When I committed to a semester abroad in Western Australia, I thought I would be spending several months in the dry and desolate outback. However, when I arrived in Perth and began exploring the local environment, I realized that the southwest of WA is actually quite biodiverse! Having just returned from spending two weeks with the Department of Parks and Wildlife (DePAW) out in the Greater Kingston region, I can now say with confidence that Western Australia is one of the most biodiverse ecosystems in the entire world! From critically endangered woylies to tawny frogmouths to wild emus and brush-tailed possums, the southwest of Western Australia is truly the biological experience of a lifetime.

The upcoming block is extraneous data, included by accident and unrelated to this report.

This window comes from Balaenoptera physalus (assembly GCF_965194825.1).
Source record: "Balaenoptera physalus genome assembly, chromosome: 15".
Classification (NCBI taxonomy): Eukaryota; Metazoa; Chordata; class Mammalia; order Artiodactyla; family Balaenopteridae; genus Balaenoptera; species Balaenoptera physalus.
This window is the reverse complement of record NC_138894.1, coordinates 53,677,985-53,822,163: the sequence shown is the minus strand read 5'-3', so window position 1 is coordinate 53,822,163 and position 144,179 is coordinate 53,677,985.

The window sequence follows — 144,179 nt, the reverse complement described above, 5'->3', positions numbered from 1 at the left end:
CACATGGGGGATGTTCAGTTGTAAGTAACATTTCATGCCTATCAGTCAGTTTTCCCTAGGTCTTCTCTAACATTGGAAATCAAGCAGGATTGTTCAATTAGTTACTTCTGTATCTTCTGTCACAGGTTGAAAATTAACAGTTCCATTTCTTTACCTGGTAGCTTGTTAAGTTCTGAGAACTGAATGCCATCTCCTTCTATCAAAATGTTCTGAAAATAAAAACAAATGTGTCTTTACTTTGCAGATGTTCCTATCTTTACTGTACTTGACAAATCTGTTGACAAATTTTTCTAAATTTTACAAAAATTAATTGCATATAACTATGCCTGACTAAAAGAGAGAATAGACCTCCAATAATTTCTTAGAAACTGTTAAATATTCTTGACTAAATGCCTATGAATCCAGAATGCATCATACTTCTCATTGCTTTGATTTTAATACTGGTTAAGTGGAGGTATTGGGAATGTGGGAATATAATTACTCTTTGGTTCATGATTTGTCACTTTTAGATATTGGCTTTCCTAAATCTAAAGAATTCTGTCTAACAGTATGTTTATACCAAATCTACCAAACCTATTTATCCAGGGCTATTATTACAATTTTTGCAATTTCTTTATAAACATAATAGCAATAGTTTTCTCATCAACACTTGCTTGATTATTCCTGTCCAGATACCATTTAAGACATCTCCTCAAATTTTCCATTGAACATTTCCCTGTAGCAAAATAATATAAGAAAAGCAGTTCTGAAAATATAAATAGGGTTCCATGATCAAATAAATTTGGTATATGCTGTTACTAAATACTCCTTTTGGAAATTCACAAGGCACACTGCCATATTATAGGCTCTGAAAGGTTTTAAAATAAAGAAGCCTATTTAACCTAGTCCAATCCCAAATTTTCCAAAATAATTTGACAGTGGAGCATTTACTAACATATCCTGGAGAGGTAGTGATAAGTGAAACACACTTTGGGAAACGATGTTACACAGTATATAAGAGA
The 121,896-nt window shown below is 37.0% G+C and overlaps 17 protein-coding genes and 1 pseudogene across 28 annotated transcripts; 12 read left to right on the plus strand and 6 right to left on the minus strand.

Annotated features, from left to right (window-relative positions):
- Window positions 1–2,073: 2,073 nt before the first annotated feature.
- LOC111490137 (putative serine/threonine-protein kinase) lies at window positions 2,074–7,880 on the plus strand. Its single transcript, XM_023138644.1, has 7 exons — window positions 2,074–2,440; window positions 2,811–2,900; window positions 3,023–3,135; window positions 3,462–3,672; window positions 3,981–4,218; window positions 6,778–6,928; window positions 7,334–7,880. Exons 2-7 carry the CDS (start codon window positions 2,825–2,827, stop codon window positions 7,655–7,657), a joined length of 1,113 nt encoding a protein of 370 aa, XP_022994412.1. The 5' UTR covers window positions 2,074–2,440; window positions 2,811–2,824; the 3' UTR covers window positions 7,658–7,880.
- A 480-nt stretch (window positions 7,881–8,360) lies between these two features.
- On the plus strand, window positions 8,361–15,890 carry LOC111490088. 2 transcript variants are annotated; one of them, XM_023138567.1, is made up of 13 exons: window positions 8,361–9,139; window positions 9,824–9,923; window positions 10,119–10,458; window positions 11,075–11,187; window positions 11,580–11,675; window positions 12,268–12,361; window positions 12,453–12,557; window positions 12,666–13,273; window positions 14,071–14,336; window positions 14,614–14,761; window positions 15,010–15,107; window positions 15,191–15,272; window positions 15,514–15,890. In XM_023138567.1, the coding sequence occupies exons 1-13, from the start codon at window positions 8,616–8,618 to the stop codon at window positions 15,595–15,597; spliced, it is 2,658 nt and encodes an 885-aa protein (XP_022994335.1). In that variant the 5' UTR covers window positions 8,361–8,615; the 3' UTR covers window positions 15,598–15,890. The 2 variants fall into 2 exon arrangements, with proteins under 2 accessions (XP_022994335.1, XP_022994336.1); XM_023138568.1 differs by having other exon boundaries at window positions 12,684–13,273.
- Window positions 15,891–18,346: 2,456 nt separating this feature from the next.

Looking back now, I feel so fortunate to have spent time in Manjimup. Many of the Australian animals listed as threatened, endangered, or even critically endangered on the IUCN Red List were present in abundance in this secluded stretch of protected forest. The experience I’ve gained in handling critically endangered animals has helped me to understand just how powerless certain species are to anthropogenic intervention such as habitat loss, introduced species and climate change. In addition, the passion shared by all members of the DPAW team taught me that every species, no matter how small or how scarce, has deep value and deserves the best possible chance of survival.
Andrew Orozco - University of Massachusetts - Amherst